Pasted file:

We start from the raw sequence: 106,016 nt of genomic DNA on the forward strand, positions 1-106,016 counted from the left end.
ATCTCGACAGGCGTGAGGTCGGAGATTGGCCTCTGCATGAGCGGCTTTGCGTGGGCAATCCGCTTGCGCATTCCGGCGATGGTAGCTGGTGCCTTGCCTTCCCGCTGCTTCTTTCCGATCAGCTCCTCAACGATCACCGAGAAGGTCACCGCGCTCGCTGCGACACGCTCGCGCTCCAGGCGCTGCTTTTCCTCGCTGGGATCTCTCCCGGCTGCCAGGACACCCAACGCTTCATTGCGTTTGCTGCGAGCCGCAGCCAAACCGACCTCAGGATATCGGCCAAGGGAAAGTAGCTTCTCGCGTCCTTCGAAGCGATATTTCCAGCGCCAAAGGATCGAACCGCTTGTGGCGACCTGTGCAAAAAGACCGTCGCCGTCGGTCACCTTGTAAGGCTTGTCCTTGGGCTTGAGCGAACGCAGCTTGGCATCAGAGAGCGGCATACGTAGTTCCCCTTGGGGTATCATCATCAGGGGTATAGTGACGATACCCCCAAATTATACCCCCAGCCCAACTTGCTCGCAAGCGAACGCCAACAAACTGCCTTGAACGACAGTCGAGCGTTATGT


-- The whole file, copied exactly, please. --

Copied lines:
We start from the raw sequence: 106,016 nt of genomic DNA on the forward strand, positions 1-106,016 counted from the left end.
ATCTCGACAGGCGTGAGGTCGGAGATTGGCCTCTGCATGAGCGGCTTTGCGTGGGCAATCCGCTTGCGCATTCCGGCGATGGTAGCTGGTGCCTTGCCTTCCCGCTGCTTCTTTCCGATCAGCTCCTCAACGATCACCGAGAAGGTCACCGCGCTCGCTGCGACACGCTCGCGCTCCAGGCGCTGCTTTTCCTCGCTGGGATCTCTCCCGGCTGCCAGGACACCCAACGCTTCATTGCGTTTGCTGCGAGCCGCAGCCAAACCGACCTCAGGATATCGGCCAAGGGAAAGTAGCTTCTCGCGTCCTTCGAAGCGATATTTCCAGCGCCAAAGGATCGAACCGCTTGTGGCGACCTGTGCAAAAAGACCGTCGCCGTCGGTCACCTTGTAAGGCTTGTCCTTGGGCTTGAGCGAACGCAGCTTGGCATCAGAGAGCGGCATACGTAGTTCCCCTTGGGGTATCATCATCAGGGGTATAGTGACGATACCCCCAAATTATACCCCCAGCCCAACTTGCTCGCAAGCGAACGCCAACAAACTGCCTTGAACGACAGTCGAGCGTTATGT